The history of surfing in the 1930s can be said to have been marked with Tom Blake’s development of the hollow surfboard and paddleboard.

For the world as a whole, however, the 1930s became known as “The Great Depression,” because of the impact of the financial markets meltdown. All families who lived through it remember it vividly and all families were forever changed because of it. For many, it resulted in death. For most, The Great Depression meant hardships of many kinds.

Surfers, though, did not feel the impact of the financial hard times as much as most people. They were not spared by any means, but in more than a few cases, they even reveled in their “make do” lifestyle.

“Well, as far as surf was concerned,” pioneer California surfer, photographer and dentist Doc Ball pointed out to me, most surfers weren’t that affected because swell responded to the natural flow of the planet, not the financial. “Of course, we had a little trouble getting’ gasoline, but then it was 7-cents a gallon in those days… that’s the way it was. It [the Great Depression] kept us kinda limited in certain ways, but we had surfin’ to take care of everything. Long as there’s waves, why, you didn’t have to pay for those. All we had to do was buy the gas to get there.” It certainly didn’t hurt that surfers were mostly young and many not thoroughly integrated into the work force."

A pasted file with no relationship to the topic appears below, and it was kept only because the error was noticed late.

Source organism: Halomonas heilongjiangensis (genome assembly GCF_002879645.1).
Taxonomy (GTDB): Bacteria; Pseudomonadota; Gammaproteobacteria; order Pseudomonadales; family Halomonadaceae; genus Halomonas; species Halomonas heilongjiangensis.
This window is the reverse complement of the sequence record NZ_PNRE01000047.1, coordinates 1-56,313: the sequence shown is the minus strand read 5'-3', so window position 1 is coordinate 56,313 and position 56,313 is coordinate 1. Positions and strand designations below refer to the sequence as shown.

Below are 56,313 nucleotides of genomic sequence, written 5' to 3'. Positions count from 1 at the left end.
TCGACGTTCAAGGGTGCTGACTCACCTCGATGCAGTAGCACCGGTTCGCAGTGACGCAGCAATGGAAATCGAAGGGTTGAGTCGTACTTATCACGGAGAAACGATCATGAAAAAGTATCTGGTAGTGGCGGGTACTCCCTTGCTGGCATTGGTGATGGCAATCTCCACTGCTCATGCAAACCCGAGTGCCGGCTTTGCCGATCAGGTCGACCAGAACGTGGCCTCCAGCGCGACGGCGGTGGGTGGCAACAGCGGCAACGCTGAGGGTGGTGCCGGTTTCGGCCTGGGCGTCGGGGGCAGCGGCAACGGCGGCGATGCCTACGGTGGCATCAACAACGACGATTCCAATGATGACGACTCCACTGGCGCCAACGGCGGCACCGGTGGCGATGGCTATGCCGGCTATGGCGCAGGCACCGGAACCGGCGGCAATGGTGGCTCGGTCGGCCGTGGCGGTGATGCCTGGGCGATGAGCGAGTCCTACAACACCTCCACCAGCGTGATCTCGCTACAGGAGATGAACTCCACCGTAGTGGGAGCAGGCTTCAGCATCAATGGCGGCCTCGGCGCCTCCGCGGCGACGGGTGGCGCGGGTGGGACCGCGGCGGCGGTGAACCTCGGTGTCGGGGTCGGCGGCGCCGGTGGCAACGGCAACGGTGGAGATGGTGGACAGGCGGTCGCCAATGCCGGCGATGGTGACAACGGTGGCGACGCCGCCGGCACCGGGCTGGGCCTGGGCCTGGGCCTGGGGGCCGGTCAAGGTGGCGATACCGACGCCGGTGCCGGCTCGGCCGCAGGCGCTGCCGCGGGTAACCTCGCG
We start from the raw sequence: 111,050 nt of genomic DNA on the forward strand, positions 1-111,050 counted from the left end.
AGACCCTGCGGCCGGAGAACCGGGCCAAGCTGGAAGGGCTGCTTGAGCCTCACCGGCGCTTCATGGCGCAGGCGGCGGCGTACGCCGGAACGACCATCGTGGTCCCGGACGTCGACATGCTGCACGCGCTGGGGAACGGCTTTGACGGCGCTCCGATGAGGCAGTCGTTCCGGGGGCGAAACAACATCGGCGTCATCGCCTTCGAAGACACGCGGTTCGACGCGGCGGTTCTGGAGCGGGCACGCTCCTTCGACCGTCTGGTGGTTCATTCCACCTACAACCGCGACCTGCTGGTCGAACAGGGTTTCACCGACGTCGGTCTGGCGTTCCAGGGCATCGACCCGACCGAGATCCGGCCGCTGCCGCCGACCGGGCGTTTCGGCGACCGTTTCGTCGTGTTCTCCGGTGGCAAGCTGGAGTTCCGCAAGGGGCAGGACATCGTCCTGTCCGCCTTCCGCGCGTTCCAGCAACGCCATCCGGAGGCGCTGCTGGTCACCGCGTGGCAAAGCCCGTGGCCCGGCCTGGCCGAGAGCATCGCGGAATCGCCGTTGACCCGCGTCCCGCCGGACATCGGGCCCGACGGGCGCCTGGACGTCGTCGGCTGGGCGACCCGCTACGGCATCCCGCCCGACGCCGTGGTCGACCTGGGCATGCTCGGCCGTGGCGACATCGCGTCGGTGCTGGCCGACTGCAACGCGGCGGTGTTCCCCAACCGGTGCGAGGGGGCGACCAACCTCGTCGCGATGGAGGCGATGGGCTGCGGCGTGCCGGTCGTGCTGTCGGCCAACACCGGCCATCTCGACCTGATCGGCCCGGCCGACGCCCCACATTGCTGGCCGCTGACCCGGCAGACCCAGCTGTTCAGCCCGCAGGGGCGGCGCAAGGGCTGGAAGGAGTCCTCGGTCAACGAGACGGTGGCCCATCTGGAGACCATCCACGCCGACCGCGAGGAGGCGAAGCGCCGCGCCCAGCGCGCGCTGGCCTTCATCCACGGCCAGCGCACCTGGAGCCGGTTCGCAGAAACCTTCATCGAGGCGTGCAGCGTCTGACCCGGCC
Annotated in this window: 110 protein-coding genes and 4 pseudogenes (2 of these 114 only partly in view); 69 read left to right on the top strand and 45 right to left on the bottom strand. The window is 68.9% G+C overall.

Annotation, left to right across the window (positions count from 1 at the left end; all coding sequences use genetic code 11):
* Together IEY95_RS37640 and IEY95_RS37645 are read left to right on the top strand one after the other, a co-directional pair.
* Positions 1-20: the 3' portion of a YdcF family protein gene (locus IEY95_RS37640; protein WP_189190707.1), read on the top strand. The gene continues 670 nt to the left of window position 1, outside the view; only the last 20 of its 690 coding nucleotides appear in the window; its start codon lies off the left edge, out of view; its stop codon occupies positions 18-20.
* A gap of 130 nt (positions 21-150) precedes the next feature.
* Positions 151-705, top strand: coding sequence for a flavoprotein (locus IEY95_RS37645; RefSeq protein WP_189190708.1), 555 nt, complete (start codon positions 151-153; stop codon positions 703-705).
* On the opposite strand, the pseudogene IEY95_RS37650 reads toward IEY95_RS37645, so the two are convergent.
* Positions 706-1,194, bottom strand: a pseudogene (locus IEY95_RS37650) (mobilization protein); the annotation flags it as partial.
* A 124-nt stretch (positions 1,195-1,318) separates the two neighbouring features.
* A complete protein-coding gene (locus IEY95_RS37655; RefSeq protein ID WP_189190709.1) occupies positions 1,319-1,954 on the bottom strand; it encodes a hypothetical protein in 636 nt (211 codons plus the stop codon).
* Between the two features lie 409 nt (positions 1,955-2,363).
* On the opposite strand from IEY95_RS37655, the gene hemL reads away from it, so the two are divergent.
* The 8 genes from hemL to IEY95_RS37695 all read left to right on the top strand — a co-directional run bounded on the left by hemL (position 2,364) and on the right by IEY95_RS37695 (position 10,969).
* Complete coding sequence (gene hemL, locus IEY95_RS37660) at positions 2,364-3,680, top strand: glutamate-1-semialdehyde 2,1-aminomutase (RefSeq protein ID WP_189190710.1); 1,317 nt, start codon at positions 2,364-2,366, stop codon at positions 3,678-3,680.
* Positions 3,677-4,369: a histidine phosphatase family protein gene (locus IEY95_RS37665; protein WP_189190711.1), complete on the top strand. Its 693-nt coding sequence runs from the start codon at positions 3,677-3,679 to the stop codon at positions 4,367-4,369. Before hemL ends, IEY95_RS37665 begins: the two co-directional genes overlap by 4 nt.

It has been estimated that by the start of the decade, there were over a hundred surfers in Hawai‘i – most all on the south shore of O‘ahu. Less than fifty surfers rode the waters of Southern California, and fewer than that in Australia and New Zealand.

Tom Blake returned to the United States Mainland in 1932, most likely to oversee the construction of his first production hollow boards made by Thomas Rogers. 
“Well, there’s one thing that’s deeply impressed in my mind,” Wally Burton remembered about Tom Blake. “I worked for the County of Los Angeles, I was nineteen [in] 1929. I remember sitting on the doorsteps of that guard station there. And I vividly remember Tom Blake, because as the sun was setting one evening; he was standing there motionless looking out at the ocean. And I betcha he stood there just absolutely motionless, his silhouette etched against the sunset. And when it was all over, he finally walked away. And you could just tell he was just dreaming. He was a dreamer. And I walked up to him after it was all over and I said, ‘What were you doing there, Tom?’ He said, ‘I was just thinking about what’s beyond that sea, you know.’ Just like that. And he just stood, kind of looked at me for a minute, and he just walked off quietly. He wasn’t the kind of guy to talk very much… But when he said something, you had to listen, because it was something that was, you know, sincere from his heart. I was very much impressed with Tom, but I always considered him a dreamer.”

“I liked the guy a lot,” Wally said of Tom. “I admired him an awful lot. I guess he was one of my heroes, really, and I looked up to him. And I also looked up to Pete Peterson. Pete, I think, was a better surfer than anybody ever gave him credit for. He surfed in the Islands, did things, you know, when they take these gals [tandem] and put them on his shoulders? Pete did an outstanding job in surfing and won so many trophies… Although I admired Tom for a lot of other things – the dreaming aspect of it all and his innovative deals. Pete was equally innovative in a quiet sort of way.”

Tommy Zahn, Tom’s protégé later on, explained that by 1932, Tom Blake hollow paddleboards and hollow surfboards had been available, commercially, for less than a year.


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